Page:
Rye Ancient Water Supply
Church Square, Rye, East Sussex, UK
circa 1520 onwards, 1733 -1735
Water Supply/Pipes |
ICE reference number
photo Jane Joyce
Rye’s water supply system dates from the 16th century and includes a surviving brick cistern and tower, standing in the north east corner of St Mary’s churchyard. The cistern predates more well known Victorian water systems by more than 100 years, and is now a Grade II* listed building and a Scheduled Ancient Monument.
Rye has been an important commercial borough since the 11th century, when it was a trading port on an embayment of the English Channel. Over time, Rye's safe harbour was lost through longshore drift, storms and siltation and the town now lies some 2.5km inland. Rye is one of two 'Ancient' Towns (the other is Winchelsea) that forms part of the confederation of historic south coast towns known as the ‘Cinque Ports’ (Hastings, New Romney, Hythe, Dover and Sandwich).
Rye’s mercantile significance brought prosperity, and there was increasing civic expenditure during the 16th century to provide infrastructure for a growing population. Water was derived originally from three sources — the cliffs in the north that are part of the Ashdown Sands formation, Dodeswell (also called Brickwell or Queen’s Well, TQ920209) on Deadmans Lane and several springs on Leasam Hill in the north west of the town.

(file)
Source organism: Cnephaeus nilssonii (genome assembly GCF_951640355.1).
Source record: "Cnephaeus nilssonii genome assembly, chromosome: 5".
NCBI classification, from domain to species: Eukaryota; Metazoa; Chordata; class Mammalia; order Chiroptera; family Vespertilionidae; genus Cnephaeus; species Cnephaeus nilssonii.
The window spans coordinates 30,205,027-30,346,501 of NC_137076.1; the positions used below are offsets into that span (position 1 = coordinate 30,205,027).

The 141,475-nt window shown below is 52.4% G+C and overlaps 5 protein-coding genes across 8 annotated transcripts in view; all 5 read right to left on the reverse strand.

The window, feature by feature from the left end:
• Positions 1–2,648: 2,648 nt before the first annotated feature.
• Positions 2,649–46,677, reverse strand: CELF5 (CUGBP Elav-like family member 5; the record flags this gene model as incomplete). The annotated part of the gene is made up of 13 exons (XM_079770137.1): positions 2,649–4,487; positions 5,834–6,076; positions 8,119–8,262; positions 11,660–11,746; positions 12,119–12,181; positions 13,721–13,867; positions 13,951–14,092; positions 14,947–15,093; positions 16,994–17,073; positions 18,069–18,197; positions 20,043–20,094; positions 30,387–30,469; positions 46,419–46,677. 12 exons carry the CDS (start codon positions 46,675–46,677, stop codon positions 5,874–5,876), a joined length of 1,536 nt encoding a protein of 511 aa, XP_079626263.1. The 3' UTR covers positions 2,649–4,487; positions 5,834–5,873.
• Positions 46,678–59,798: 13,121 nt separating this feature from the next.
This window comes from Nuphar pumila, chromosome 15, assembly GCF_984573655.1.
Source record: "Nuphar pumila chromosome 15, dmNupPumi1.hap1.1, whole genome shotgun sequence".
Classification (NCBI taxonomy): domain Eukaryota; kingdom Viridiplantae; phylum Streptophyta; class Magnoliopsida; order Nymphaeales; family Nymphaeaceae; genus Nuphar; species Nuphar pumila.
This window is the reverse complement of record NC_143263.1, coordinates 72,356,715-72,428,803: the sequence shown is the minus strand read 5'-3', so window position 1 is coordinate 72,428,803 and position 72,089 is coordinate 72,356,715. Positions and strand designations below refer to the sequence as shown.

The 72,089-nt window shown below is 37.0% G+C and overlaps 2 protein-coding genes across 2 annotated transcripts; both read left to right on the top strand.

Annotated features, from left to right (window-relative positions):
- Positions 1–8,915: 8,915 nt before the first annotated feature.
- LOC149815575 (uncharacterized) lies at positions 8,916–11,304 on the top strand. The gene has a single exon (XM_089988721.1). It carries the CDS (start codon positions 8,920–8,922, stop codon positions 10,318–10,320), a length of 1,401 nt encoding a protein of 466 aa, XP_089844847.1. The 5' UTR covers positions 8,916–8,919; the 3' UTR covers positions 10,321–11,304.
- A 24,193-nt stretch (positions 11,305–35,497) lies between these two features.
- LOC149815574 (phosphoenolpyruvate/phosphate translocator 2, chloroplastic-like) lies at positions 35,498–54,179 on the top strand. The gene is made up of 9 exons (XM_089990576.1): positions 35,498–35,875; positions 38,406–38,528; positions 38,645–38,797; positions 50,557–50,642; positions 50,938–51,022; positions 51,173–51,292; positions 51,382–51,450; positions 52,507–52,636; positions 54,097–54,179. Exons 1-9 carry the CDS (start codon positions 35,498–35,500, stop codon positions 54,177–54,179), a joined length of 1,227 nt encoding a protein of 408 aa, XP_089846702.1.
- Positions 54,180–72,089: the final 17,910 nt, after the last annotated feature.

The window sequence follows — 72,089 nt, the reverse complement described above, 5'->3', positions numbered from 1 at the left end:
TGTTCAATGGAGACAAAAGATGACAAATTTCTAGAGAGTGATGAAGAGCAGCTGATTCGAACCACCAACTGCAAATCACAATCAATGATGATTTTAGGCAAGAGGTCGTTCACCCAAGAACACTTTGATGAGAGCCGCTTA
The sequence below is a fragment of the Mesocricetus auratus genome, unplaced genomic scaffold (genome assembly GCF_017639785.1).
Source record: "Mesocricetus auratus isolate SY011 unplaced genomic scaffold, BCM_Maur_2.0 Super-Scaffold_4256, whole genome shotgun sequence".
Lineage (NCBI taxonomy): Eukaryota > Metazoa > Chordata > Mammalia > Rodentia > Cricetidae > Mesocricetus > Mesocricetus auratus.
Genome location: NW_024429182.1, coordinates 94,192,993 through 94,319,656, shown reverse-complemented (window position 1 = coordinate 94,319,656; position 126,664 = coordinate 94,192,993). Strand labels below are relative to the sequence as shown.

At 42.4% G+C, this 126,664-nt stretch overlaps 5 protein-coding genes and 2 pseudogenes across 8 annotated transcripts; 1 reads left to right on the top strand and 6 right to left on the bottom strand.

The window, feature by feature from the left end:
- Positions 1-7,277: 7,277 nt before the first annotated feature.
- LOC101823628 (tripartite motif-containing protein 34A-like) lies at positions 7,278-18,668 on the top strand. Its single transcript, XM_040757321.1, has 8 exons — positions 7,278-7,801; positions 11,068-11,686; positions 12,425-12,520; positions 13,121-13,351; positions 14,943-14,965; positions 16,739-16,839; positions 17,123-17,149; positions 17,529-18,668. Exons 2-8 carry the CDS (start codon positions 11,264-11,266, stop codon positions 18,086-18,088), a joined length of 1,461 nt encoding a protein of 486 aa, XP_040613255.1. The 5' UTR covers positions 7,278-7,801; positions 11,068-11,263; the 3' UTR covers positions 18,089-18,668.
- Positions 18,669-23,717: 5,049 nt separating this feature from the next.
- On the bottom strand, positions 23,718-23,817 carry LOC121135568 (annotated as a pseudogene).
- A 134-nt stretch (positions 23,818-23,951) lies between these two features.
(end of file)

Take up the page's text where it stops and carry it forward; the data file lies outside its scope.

It is recorded that a water cistern was built in 1520 (location unknown, possibly Strand), followed in 1548 by another cistern in St Mary’s churchyard. They were part of a water supply system that had begun to replace the collection of water by hand. In 1597, Thomas Lashinden of Sedlescombe was granted the right to "lay a quill [small water pipe] of lead or other material from the main waterpipe, between Budgwell and the postern on the north side of Rye, to his tenement called Woode house”. Budgwell, or Budge-Well, was a cistern built to collect water from the Ashdown Sands springs. Its name comes from the wheeled water barrels, or ‘budges’ used to transport water.
In 1628-9, lead pipes were laid to convey water from the various sources to cisterns in the town and a “water-house at the bottom of Conduit Hill".
The pipework received regular attention. In May 1634, William Burwash and John Wrenn entered into an 11-year contract with the Mayor and Jurats (municipal officers similar to aldermen) of Rye to repair and maintain the spring heads and pipes. Seven-year repair contracts were let to Thomas Ren (in 1648) and William Malpas (1650). In 1658, John Peadle was given an 11-year contract to "maintain all lead pipes from the spring heads beyond Budgwell, at Leasam to the New and Strand Conduits and the Budgwell near Mountstyle, and either to mend with solder or relay new pipes". It's now not clear where Mountstyle was located.
In March 1684 and December 1701, taxes were levied for further repairs to the pipes and conduits. Presumably as a result of the extra funds, in December 1709, plumbers Joseph and Thomas Griffen "cast and laid leaden water pipes from the New Conduit to the New Fountain Head" and contracted to maintain them for 20 years. In 1713, the Griffens entered into a similar agreement with the corporation for pipes from Brickwell fountain head to the Strand conduit. In 1718 the water-house was rebuilt and a pump driven by a horse gin installed to pipe water from the Ashdown sands springs.